```Date: Apr 29, 2013 3:05 PM
Author: dan.ms.chaos@gmail.com
Subject: Re: closed universe, flat space?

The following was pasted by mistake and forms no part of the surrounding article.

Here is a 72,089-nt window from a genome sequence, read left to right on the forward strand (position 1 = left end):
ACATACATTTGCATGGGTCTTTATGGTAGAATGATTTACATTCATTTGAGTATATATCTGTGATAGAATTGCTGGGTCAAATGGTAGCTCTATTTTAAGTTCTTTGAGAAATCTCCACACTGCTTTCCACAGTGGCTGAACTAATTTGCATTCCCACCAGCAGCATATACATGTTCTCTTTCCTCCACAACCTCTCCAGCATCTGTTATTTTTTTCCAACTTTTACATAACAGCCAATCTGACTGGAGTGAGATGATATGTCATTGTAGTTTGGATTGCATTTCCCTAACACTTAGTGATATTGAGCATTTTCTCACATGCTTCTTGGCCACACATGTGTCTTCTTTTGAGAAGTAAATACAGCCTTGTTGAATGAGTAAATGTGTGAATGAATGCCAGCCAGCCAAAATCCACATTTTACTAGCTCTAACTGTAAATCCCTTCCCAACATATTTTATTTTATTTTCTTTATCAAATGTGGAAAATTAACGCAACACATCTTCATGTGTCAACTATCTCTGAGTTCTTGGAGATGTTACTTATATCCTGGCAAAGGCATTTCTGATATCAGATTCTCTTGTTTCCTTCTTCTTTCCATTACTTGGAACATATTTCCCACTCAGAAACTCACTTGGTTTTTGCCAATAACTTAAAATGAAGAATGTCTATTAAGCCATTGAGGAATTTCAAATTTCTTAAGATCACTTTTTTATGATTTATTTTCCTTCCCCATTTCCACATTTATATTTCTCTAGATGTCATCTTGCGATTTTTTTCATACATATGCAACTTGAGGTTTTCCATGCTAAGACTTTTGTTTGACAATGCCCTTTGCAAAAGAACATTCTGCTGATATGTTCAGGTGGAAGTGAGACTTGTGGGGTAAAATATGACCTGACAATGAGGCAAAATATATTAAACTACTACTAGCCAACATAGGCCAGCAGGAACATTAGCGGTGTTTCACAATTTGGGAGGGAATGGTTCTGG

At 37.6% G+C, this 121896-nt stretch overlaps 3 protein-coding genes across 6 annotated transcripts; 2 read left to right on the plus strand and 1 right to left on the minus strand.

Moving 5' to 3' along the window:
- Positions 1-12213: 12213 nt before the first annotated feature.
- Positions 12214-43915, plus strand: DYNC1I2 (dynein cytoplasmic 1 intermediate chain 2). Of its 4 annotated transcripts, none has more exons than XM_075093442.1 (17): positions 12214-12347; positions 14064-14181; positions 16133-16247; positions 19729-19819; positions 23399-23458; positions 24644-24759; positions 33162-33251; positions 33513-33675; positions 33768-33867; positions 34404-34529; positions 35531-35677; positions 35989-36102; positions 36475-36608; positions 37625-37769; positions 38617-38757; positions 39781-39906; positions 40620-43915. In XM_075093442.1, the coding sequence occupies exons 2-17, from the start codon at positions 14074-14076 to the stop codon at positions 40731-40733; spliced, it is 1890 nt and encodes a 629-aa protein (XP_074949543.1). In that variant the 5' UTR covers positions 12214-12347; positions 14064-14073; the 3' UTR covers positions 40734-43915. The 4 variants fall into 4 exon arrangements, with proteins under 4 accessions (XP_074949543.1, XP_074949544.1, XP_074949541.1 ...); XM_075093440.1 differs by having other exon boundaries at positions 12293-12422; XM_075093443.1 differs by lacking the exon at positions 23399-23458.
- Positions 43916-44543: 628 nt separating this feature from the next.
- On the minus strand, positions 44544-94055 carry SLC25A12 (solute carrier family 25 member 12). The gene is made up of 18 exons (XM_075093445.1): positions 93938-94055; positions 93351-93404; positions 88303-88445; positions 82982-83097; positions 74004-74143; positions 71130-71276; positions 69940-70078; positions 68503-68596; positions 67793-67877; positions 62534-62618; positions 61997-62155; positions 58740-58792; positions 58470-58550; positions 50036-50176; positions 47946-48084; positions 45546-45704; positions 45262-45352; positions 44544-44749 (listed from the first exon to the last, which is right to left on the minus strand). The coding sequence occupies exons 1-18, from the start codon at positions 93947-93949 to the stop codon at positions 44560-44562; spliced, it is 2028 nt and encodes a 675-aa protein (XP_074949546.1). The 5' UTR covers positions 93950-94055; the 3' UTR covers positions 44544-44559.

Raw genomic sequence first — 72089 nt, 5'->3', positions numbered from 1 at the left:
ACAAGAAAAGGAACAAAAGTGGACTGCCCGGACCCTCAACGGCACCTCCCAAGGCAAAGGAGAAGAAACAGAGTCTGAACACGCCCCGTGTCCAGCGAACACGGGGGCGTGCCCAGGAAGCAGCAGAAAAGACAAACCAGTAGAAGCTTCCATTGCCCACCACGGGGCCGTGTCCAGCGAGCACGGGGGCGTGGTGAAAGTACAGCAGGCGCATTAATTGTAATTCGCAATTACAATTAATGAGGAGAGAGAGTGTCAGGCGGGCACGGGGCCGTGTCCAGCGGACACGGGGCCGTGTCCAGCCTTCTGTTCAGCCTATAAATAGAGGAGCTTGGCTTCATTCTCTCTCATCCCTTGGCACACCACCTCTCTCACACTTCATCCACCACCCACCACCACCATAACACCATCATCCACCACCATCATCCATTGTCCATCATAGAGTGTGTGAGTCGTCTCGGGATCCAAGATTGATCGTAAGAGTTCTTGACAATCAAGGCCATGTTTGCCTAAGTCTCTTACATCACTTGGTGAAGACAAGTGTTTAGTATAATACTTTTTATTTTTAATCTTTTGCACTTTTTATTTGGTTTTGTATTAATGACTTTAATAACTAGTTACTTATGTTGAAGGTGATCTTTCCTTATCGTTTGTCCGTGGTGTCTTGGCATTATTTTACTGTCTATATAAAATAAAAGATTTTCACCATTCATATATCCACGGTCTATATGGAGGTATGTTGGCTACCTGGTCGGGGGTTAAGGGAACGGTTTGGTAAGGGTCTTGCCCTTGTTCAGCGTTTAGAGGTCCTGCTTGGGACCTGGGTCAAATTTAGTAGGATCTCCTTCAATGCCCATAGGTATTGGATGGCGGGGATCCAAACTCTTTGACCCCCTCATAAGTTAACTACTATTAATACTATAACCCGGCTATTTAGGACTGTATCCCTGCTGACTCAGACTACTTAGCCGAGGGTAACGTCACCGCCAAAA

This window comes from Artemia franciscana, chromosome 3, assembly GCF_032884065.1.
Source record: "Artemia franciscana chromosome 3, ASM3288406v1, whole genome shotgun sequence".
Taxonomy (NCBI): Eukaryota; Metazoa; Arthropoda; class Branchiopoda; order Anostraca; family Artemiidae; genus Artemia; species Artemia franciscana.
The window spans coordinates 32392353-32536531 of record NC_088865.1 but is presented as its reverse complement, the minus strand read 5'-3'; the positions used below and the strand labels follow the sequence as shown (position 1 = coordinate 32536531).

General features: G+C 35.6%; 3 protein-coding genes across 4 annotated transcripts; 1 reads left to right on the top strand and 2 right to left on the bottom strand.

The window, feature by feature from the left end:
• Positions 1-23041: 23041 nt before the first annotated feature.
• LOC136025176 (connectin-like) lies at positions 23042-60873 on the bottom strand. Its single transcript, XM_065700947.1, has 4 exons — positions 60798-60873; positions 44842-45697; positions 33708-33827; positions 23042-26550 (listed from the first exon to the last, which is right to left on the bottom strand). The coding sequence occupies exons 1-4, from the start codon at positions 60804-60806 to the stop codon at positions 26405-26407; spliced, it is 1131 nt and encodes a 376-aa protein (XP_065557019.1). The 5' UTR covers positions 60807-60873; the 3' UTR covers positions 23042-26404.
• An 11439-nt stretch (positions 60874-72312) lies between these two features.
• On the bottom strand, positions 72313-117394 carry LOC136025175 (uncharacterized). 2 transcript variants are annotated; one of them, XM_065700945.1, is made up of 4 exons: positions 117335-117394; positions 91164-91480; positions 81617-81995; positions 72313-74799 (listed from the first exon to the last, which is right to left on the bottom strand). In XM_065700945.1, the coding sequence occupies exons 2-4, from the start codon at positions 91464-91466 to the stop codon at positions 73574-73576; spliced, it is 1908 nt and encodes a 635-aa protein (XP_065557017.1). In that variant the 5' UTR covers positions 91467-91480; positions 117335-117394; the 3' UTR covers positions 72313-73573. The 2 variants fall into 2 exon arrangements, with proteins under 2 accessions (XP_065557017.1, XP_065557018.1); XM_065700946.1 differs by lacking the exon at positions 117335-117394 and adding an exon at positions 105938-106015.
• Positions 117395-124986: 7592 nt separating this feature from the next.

On Apr 29, 9:22 pm, RichD <r_delaney2...@yahoo.com> wrote:> On Apr 24, Dan <dan.ms.ch...@gmail.com> wrote:>>>>>>>>>> > > Supposedly, our universe is closed and finite,> > > a straight line (geodesic)  traveler must return> > > to his starting poiint, yes/no?  Hence, curved space.>> > > At the same time, astronomers claim, that> > > space is flat, to the precision of their> > > measurements.> > > So, space is closed, but also flat...  back in my> > > day, they had something called a logical> > > contradiction ->> > Space can be 'closed' , and also, 'locally flat',> > in the sense that the Riemann tensor vanishes , or> > there exists, for any point of the space, a non-> > infinitesimal spherical section around that point> > that's indistinguishable from flat space .>> > Consider a piece of paper: flat? Yes. Closed? No.> > You can go off the edge.>> um yeah> Finally, somebody gets it ->> > Now make it so that when you go trough the 'up' edge> > you end up coming from the 'down' edge , and when> > you go go trough the 'left'> > edge you end up coming from the 'right' edge .>> And to do that, you have to twist the paper into  a cylinder... twist,> flat... see the problem here?>> > More specifically, this> > space is the factor group (R^2) / (Z^2) . The> > space is still flat, as> > far as definitions tell . However, it's closed.>> wooosh!  Over my head ->> --> RichFirst of all, it's more like folding a napkin and gluing its edgesthan it is folding a 'cylinder' (you can try it if you want, great wayto learn topology) .http://en.wikipedia.org/wiki/File:TorusAsSquare.svgSecond , it doesn't matter what it's "outside geometry" looks like .What matters is what the observers living "inside" the space notice.The "outside geometry" is inaccessible to the 'inside observers' .Whatmatters is the relationship of the "inside geometry" to itself .Let's say I have a flat , plastic blanket, and some people livingpurely within the world of the plastic blanket , with normal time(same as our time ) . Now , I proceed to 'fold the blanket' . Whatwould the observers living 'inside the blanket' notice? Has anythingchanged 'inside the blanket' ? Light along the blanket still travelsits shortest path , that is , along whatever fold I made in theblanket , as to be  a straight line in the 'unfolded blanket' . Theobservers wouldn't notice anything has changed . In fact, for them ,nothing has changed .Let's say now , that I heat up a small portion of the blanket , sothat it 'expands' , and is no longer as flat as the rest of theblanket . Would the observers notice? Most definitely . How so?http://www.geometrygames.org/CurvedSpaces/index.htmlThis is a great program to learn how it feels to live in asignificantly curved universe .What properties of a space can you deduce purely from living 'insidethe space'? Well, clearly, you can't deduce it's 'outside shape' to anarbitrary degree , as our blanket example illustrates . But , you canfind out about it's 'intrinsic curvature' , something independent ofthe shape you fold it it . (a blanket is still a blanket, having thesame 'internal geometry' no matter how you fold it)Let's say our observers are living in a perfect sphere (or a surfacewith 'sphere-like' internal geometry ) . That means it has the samenon-zero 'intrinsic curvature' everywhere .  But,  can our observersnotice the 'intrinsic curvature' ?Yes . Inside a sphere , they can build a triangle with three angles of90 degrees . That clearly means something funky is going on with thespace .http://qph.is.quoracdn.net/main-qimg-c1baf06b22a9cc1325585d1099a9bf63Hoverer , inside my folded paper example, they can only build normaltriangles, who's angles sum up to 180 degrees . That's why the spherehas curvature while the folded paper has none . In fact, curvature canbe defined starting from the 'excess degrees' in some small trianglearound the region . If it has more than 180 degrees ,then you'redealing with spherical geometry (positive curvature ).If it has less than 180 degrees ,  then you're dealing with hyperbolicgeometry (negative curvature ) .http://en.wikipedia.org/wiki/Differential_geometry_of_surfaces#Surfaces_of_constant_Gaussian_curvaturehttp://upload.wikimedia.org/wikipedia/commons/thumb/8/89/Hyperbolic_triangle.svg/250px-Hyperbolic_triangle.svg.png
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